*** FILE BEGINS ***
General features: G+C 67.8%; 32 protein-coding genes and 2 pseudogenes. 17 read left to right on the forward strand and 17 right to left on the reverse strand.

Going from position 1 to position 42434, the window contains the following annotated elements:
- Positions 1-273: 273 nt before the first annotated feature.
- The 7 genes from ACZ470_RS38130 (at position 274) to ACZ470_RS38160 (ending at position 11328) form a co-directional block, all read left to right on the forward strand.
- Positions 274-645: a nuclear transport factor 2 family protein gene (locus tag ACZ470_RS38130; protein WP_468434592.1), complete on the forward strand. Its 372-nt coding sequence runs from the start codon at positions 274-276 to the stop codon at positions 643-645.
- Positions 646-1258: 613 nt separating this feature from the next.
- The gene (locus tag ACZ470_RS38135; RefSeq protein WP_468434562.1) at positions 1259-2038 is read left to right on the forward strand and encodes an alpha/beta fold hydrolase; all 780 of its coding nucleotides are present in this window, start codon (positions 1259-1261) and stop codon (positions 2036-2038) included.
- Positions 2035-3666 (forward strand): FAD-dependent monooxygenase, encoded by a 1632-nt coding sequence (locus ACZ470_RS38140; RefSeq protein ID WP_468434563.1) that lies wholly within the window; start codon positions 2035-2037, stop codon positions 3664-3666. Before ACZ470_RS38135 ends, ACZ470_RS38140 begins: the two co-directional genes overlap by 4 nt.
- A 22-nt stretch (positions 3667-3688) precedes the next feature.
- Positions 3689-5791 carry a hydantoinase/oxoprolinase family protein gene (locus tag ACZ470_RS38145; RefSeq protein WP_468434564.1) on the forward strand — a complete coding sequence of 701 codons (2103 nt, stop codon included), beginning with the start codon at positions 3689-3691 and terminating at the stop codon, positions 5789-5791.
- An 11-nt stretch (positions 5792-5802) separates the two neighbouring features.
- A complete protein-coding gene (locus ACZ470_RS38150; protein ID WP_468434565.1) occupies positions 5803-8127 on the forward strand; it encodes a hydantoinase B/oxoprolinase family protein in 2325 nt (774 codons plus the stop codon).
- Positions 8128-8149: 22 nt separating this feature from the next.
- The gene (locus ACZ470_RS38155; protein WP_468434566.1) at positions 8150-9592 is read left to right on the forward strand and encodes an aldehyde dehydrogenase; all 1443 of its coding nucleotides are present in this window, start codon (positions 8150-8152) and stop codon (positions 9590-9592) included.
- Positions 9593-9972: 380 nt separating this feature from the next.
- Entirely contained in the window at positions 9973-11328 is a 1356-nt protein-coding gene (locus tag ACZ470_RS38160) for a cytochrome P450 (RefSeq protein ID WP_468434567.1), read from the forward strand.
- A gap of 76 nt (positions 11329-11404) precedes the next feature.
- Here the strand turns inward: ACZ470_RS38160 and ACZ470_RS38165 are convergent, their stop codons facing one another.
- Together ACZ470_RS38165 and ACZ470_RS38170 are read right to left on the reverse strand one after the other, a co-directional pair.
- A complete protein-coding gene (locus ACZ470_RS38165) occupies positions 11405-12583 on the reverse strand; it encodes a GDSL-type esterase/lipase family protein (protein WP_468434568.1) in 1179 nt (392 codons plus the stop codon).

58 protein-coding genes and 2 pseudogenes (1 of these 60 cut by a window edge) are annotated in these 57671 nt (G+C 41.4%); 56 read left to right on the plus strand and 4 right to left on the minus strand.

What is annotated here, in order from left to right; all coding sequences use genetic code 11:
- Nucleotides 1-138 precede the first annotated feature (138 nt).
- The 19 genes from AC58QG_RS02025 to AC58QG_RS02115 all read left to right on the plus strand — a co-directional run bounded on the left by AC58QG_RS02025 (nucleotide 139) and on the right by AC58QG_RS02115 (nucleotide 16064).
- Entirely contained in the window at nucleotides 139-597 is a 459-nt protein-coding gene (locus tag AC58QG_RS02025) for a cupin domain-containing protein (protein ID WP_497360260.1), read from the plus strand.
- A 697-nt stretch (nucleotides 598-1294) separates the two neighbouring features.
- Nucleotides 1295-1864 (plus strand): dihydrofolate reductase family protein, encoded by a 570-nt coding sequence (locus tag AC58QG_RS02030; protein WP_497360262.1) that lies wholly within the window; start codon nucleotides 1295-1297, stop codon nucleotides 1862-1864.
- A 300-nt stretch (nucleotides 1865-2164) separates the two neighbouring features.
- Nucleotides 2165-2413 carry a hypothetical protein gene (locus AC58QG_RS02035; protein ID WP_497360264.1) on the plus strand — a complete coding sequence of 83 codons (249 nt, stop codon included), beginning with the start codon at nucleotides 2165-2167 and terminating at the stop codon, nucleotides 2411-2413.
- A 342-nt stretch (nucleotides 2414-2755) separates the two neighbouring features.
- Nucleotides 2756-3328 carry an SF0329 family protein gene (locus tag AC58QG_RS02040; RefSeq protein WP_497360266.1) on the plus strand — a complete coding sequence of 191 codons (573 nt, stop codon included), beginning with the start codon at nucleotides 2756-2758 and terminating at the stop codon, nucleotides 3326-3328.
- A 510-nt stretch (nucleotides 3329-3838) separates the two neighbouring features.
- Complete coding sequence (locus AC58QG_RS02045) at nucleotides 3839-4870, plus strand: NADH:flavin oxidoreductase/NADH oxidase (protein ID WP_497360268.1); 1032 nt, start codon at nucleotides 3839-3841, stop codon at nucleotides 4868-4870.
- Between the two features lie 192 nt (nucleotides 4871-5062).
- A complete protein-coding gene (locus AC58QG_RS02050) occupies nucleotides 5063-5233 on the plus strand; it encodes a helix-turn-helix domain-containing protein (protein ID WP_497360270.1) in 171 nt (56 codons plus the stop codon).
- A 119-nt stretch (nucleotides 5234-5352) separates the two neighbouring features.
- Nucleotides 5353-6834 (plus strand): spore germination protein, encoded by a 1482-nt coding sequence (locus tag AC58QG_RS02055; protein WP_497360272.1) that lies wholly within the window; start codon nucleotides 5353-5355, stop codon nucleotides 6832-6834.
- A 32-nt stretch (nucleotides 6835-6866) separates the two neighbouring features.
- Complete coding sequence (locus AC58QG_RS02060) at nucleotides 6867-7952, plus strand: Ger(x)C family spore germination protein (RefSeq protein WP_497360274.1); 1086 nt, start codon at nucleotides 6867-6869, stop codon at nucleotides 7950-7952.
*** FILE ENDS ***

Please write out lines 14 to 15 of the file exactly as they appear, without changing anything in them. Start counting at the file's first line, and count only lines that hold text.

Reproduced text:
- The gene (locus ACZ470_RS38155; protein WP_468434566.1) at positions 8150-9592 is read left to right on the forward strand and encodes an aldehyde dehydrogenase; all 1443 of its coding nucleotides are present in this window, start codon (positions 8150-8152) and stop codon (positions 9590-9592) included.
- Positions 9593-9972: 380 nt separating this feature from the next.